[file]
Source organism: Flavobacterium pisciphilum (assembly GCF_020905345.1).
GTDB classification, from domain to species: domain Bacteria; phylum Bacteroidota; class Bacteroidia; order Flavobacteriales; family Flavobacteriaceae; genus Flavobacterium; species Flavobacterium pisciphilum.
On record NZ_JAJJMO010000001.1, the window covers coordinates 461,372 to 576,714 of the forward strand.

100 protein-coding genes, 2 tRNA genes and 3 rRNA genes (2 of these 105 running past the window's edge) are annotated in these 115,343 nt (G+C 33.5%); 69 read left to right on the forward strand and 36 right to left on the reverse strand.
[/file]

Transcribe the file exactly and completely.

Source organism: Flavobacterium pisciphilum (assembly GCF_020905345.1).
GTDB classification, from domain to species: domain Bacteria; phylum Bacteroidota; class Bacteroidia; order Flavobacteriales; family Flavobacteriaceae; genus Flavobacterium; species Flavobacterium pisciphilum.
On record NZ_JAJJMO010000001.1, the window covers coordinates 461,372 to 576,714 of the forward strand.

100 protein-coding genes, 2 tRNA genes and 3 rRNA genes (2 of these 105 running past the window's edge) are annotated in these 115,343 nt (G+C 33.5%); 69 read left to right on the forward strand and 36 right to left on the reverse strand.